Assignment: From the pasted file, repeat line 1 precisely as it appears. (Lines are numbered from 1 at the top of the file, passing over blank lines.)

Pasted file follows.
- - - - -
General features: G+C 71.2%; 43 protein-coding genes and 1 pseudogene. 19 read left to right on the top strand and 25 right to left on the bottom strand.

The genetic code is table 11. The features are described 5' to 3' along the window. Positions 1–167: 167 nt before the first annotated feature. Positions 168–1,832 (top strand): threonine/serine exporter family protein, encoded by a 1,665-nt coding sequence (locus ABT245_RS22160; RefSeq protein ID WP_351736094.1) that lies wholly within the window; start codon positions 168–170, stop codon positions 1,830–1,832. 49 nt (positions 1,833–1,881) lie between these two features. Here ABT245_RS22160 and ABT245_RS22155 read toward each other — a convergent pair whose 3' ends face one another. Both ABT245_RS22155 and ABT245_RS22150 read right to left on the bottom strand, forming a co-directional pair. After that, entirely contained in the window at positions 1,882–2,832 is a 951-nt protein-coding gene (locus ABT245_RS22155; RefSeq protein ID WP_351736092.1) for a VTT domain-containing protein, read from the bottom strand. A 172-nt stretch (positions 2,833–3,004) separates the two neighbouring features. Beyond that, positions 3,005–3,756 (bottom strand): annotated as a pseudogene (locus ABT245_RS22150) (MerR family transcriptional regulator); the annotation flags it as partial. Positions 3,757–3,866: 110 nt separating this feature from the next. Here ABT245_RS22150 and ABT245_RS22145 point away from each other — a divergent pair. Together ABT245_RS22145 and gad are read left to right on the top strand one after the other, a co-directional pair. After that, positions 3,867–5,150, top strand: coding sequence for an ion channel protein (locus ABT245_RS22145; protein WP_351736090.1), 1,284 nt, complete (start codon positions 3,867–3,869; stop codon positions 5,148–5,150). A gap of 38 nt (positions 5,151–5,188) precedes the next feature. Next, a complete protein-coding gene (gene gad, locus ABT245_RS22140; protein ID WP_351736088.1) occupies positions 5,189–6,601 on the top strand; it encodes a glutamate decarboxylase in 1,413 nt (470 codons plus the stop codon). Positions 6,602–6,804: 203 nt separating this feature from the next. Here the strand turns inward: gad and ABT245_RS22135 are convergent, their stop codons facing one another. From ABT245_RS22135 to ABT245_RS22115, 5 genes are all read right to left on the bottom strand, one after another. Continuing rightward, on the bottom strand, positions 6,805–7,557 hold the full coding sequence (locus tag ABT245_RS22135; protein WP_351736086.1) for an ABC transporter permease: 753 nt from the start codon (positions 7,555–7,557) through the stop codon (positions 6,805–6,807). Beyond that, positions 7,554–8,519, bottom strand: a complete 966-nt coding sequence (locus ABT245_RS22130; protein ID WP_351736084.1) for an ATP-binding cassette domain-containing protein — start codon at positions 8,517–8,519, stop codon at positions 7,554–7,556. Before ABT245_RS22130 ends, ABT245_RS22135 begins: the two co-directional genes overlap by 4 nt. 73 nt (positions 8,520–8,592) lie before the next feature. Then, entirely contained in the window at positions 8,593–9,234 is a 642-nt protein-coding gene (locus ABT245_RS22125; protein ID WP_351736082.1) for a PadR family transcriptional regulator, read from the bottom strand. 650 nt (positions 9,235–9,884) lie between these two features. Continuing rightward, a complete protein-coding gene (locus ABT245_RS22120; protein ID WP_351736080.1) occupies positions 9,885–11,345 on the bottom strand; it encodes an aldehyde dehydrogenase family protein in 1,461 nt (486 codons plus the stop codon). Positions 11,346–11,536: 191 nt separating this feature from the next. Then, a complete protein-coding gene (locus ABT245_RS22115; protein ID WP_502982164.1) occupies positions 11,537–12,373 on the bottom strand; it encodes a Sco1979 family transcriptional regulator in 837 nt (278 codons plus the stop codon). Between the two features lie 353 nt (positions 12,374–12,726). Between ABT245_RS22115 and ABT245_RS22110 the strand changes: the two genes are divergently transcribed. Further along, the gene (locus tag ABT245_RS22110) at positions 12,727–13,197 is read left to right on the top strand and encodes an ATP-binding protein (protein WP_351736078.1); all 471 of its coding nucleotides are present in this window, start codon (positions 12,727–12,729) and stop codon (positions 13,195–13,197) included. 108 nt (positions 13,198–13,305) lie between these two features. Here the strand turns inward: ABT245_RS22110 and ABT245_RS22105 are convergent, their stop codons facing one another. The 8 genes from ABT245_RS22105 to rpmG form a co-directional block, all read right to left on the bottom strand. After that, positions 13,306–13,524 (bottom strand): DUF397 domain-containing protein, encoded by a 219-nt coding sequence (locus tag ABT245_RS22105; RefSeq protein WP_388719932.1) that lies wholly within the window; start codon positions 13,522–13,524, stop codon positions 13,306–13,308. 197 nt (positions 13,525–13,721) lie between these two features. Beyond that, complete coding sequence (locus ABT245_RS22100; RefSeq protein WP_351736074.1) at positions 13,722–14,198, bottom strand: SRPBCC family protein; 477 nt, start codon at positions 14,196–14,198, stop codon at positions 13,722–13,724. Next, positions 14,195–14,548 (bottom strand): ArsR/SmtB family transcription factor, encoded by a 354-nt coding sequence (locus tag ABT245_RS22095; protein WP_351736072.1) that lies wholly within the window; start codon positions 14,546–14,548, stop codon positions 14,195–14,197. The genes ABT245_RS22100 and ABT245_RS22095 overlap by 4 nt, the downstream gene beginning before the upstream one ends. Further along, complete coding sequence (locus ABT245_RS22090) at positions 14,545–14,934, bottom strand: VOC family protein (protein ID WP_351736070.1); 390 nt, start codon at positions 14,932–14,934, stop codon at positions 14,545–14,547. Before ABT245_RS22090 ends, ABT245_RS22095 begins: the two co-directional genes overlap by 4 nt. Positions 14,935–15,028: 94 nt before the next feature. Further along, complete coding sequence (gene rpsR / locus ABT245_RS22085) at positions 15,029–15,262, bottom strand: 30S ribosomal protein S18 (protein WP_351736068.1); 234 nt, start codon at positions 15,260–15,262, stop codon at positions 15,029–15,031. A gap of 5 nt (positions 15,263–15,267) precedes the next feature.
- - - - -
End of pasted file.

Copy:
General features: G+C 71.2%; 43 protein-coding genes and 1 pseudogene. 19 read left to right on the top strand and 25 right to left on the bottom strand.